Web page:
Development Challenges, Design Solutions

As a Developer, I want to solve problems. After a decade of solving problems, it could become easy to consider daily tasks as ‘problems’ that need solving, rather than opportunities to innovate with design. There is a better mindset..


I was moved to write a post this morning (After somewhat of a hiatus) when I noticed a tweet from Ryan Florence pointing out a frustrating interaction with Input fields which is likely familiar to many of us:

Shared by Ryan Florence (@ryanflorence)

In a Nutshell – The error message that appears here is to inform us that there are certain requirements around email formatting, but friction is introduced into the conversation because the message is presented when the user attempts to type into the field.

I refer to this interaction as a conversation not only because that’s how I like to think about UI, but also because it is so fitting in this scenario.

Nobody want’s to be interrupted mid-sentence and told that what they’re saying is erroneous, even when it is! It’s not very polite.

A technical Red Herring

It would be easy for a Developer to fall into a trap at this point. Why not move the prompt to the <input>‘s blur event – That would be less abrasive.. right? No, we can do better. Look at the content of this message..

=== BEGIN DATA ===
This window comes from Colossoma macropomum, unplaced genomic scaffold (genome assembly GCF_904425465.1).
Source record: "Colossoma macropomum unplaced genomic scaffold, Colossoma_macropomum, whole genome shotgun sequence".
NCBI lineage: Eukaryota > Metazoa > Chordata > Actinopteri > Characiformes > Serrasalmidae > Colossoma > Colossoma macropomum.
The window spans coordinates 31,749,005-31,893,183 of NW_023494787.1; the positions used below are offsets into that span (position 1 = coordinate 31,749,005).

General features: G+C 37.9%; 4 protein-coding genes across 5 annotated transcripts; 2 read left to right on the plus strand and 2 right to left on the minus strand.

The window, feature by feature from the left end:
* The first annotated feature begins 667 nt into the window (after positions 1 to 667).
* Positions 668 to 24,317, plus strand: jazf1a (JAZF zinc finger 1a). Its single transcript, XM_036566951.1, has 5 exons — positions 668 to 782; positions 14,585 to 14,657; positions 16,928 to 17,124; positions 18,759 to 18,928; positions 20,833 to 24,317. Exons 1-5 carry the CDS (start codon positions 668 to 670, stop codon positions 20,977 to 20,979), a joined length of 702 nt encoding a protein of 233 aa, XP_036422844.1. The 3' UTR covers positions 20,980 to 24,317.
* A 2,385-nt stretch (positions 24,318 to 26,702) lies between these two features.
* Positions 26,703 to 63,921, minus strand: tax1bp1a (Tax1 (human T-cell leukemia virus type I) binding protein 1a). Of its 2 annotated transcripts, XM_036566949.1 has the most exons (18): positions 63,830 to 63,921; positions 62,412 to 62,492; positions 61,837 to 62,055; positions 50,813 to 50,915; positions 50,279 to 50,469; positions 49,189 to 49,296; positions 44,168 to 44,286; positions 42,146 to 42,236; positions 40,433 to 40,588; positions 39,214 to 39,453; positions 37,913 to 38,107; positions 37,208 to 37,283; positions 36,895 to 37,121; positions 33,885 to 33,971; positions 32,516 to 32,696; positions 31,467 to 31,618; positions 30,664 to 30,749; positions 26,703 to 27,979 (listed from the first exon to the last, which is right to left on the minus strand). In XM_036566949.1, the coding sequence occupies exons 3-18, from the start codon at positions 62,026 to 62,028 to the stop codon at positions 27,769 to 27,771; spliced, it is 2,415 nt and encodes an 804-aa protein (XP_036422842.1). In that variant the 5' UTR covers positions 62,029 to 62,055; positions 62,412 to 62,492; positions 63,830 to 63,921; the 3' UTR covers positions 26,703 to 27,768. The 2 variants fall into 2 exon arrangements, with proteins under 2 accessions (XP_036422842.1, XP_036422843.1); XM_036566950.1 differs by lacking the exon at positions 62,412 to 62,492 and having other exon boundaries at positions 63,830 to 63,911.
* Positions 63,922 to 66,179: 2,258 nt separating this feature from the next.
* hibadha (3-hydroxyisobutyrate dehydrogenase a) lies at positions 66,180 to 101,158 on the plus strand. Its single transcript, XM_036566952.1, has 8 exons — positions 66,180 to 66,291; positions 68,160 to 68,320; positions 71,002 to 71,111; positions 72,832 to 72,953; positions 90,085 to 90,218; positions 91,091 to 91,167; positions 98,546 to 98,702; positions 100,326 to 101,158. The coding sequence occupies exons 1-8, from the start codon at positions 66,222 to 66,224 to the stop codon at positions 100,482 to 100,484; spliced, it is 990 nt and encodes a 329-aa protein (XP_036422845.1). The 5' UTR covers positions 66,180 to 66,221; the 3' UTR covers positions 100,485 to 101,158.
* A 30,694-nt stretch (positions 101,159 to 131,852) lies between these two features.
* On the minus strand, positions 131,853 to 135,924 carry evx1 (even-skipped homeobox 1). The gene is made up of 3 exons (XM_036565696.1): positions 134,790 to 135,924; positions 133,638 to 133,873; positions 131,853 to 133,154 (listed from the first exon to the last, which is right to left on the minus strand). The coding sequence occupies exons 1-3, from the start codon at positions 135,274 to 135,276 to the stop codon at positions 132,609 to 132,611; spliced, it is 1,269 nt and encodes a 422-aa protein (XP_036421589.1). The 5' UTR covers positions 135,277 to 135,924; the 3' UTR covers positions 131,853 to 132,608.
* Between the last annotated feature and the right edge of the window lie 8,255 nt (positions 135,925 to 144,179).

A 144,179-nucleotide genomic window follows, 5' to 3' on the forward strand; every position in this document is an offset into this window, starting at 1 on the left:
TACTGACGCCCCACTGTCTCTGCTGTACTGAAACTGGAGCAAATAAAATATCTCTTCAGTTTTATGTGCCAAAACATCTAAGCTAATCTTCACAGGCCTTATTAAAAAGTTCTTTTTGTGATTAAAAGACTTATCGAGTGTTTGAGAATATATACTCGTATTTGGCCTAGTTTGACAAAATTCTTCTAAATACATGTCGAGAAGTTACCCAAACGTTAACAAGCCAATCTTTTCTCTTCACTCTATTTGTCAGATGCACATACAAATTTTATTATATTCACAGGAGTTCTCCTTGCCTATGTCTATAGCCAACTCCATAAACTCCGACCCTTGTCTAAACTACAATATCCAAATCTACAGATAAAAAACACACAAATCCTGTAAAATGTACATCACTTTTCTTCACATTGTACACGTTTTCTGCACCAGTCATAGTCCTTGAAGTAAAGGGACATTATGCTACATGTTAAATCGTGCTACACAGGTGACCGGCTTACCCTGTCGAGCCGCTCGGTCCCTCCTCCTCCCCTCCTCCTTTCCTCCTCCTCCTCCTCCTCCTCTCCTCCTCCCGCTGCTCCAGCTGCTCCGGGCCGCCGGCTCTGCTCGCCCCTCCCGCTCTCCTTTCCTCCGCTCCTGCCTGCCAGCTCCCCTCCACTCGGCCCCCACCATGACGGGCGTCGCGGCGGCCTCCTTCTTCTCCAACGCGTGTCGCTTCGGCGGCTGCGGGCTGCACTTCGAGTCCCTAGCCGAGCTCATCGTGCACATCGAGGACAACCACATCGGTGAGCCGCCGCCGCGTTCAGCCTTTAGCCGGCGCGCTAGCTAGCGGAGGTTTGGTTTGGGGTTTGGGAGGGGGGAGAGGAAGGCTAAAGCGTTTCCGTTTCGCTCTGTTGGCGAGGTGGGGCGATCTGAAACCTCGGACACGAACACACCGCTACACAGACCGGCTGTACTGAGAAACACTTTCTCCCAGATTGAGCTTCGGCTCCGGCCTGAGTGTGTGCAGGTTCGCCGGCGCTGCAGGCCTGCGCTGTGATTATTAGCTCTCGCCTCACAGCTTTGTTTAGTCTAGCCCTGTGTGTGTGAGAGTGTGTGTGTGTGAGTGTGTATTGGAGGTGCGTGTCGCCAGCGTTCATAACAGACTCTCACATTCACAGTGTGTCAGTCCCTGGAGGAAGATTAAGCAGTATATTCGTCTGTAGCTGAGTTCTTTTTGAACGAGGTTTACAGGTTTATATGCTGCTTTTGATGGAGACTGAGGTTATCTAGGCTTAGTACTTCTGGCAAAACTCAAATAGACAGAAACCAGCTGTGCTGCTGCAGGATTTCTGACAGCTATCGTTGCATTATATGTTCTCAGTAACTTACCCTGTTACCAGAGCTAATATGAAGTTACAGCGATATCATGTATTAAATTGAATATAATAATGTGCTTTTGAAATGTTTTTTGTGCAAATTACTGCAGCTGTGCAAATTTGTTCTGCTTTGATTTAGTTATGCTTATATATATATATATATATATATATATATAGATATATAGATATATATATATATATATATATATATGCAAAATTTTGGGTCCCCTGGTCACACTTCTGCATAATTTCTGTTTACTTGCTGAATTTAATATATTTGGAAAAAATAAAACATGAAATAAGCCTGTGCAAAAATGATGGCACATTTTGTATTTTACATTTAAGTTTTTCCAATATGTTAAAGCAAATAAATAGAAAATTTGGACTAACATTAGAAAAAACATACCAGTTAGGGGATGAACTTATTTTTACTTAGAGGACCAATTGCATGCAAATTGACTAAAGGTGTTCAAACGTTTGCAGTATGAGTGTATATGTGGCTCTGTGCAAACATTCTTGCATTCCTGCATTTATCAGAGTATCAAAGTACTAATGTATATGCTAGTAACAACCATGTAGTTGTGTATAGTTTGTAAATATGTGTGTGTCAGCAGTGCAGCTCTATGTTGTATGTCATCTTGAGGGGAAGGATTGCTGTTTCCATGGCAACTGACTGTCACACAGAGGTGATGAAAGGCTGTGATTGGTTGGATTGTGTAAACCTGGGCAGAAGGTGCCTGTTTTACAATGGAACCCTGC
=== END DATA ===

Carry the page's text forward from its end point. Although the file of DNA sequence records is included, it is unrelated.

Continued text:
‘Email address must be populated, follow the format, and cannot contain special characters.’

That’s not strictly an error message and however you feel about what is polite and what isn’t, there is a more proactive way to approach this situation that I want to share.

Prevention over Cure

First of all, here is a replication of the problem:

See the Pen Proactive UX 1 by Danny Chambers (@DannyClaydenChambers) on CodePen.

No bueno.

A better example

For the sake of comparison, let’s look at an example of this interaction as I might solve it with the Red Herring approach above.

In the following Codepen I have created an equivalent UI but softened the interaction, moving the prompt from the fields Keyup event to its Blur event. You will notice I have also given the error message an animation effect to lighten it’s impact. These kinds of subtleties can go a long way in changing what was once an interruption into a suggestion.

See the Pen Proactive UX 2 by Danny Chambers (@DannyClaydenChambers) on CodePen.

Better still

Above we noted that the message itself is not strictly an error message. In this version I have interpreted it as information that can provide context rather than friction to the conversation. Supporting the user as they engage with the field using the focus trigger.

See the Pen Proactive UX 3 by Danny Chambers (@DannyClaydenChambers) on CodePen.


This is what I would recommend – No need to over engineer, let’s just make the guidance persistent next to the field. This should reduce visual disruption for the user, not to mention no reliance on JavaScript!

See the Pen Proactive UX 4 by Danny Chambers (@DannyClaydenChambers) on CodePen.


Isn’t this all so obvious? Well, yes it is..

But the point really is that it’s important for User Experience to be a consideration of Development and Development (Opportunity, not only restriction) to be a consideration of UX Design.

Not every development ‘problem’ needs to be solved technically and design challenges can absolutely benefit from technology!